Extensive preliminary investigations to design experiments in the Transonic Wind Tunnel Göttingen were conducted as part of the DLR research project FaUSST. The purpose of the experiments is to investigate the influence of vortex-dominated flow occurring particularly in a high angle of attack range on the aeroelastic stability of a lambda wing configuration. The wind tunnel model featured a configuration based on the F17/SACCON assembly. It was given the name IWEX (unsteady vortex experiment).
The upper image shows the typical vortex system precipitated in the IWEX configuration at a 15-degree angle of attack. The leading edge vortices and the tip vortex are of vital importance to lift distribution across the wingspan. The image in the centre shows the FE model used in the configuration. It shows an exaggerated, steady deformation of the wingtip. Coupled, unsteady calculations applying the DLR TAU code in combination with the PyCSM coupling software were conducted to determine the aeroelastic behaviour. The coupled, unsteady calculations were carried out using a variety of mean angles of attack, angle of attack amplitudes and frequencies in the work described above.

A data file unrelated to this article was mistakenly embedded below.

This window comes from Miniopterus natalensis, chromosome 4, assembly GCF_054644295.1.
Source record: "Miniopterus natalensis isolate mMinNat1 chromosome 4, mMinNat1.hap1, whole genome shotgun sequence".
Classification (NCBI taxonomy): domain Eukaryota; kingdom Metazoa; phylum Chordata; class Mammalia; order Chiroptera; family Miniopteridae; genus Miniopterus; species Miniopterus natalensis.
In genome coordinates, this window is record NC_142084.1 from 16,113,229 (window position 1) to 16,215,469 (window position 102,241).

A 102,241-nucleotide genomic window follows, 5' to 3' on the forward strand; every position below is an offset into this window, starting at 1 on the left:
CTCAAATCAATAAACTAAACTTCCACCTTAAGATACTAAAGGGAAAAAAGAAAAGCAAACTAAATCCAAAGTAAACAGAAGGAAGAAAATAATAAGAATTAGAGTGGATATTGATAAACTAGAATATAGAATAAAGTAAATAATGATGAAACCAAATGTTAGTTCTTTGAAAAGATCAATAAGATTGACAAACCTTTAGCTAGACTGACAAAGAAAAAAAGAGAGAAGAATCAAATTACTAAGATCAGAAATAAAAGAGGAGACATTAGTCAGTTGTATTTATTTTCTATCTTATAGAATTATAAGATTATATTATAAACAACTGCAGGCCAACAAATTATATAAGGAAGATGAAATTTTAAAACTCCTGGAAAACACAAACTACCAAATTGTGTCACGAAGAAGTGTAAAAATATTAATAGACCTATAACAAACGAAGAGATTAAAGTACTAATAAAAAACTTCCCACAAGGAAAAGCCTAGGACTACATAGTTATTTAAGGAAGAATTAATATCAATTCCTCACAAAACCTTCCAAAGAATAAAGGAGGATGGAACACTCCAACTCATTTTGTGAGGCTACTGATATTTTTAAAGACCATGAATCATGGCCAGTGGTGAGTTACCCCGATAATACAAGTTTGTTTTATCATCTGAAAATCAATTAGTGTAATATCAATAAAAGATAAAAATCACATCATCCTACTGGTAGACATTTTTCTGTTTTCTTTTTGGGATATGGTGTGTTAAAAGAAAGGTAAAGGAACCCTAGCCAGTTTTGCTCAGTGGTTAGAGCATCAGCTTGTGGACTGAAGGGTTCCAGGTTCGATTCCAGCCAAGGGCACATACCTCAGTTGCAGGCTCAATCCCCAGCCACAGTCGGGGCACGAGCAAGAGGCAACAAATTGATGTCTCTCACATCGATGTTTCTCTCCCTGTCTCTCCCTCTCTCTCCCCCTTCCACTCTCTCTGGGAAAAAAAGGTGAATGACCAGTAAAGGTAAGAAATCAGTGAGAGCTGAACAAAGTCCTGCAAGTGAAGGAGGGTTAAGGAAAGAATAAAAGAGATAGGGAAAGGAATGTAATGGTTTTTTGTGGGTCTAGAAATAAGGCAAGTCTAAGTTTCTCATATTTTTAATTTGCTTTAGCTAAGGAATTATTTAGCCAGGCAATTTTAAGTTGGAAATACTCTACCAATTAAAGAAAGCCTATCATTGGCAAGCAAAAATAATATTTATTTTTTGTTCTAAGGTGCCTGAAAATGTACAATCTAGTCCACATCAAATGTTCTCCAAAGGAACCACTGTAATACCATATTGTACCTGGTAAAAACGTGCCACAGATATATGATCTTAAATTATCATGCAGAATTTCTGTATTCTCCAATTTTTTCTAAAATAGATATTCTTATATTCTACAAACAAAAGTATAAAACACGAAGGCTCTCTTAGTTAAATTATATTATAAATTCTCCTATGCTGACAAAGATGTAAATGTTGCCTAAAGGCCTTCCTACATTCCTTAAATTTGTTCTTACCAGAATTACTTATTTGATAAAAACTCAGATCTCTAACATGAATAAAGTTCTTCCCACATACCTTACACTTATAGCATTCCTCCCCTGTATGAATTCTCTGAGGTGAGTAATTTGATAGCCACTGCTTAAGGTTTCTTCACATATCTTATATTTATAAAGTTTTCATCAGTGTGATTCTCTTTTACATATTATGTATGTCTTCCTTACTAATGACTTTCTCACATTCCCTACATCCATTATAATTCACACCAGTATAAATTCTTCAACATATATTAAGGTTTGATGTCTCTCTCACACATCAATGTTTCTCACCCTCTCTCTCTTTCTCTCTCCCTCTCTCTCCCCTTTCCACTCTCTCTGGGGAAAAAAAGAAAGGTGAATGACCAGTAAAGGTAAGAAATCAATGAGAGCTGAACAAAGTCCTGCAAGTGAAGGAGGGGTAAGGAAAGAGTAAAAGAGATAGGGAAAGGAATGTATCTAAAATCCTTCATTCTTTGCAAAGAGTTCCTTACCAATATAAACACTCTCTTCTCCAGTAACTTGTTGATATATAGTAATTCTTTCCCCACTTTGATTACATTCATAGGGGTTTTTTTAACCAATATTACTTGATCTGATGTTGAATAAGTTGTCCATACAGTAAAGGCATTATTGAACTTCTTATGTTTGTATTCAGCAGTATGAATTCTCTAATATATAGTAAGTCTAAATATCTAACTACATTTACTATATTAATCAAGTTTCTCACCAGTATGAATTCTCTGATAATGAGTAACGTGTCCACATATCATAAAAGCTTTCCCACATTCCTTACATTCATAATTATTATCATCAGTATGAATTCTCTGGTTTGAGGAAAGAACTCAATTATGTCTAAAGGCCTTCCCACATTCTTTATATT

The pressure distributions were measured over two campaigns using unsteady pressure sensors, while piezoelectric sensors recorded global forces and moments. Model deformation was recorded using a marker-based, optical system. iPSP and PIV measurements were also conducted (applied through derivation of experimental techniques used at the Institute of Aerodynamics and Flow Technology). The Mach number for the angle of attack varied between 0.3 – 0.7. The maximum excitation frequency of the pitching oscillations was 22 herz. The measurement focused on the angle of attack between 10 and 20 degrees in which vortex-dominated flow will form.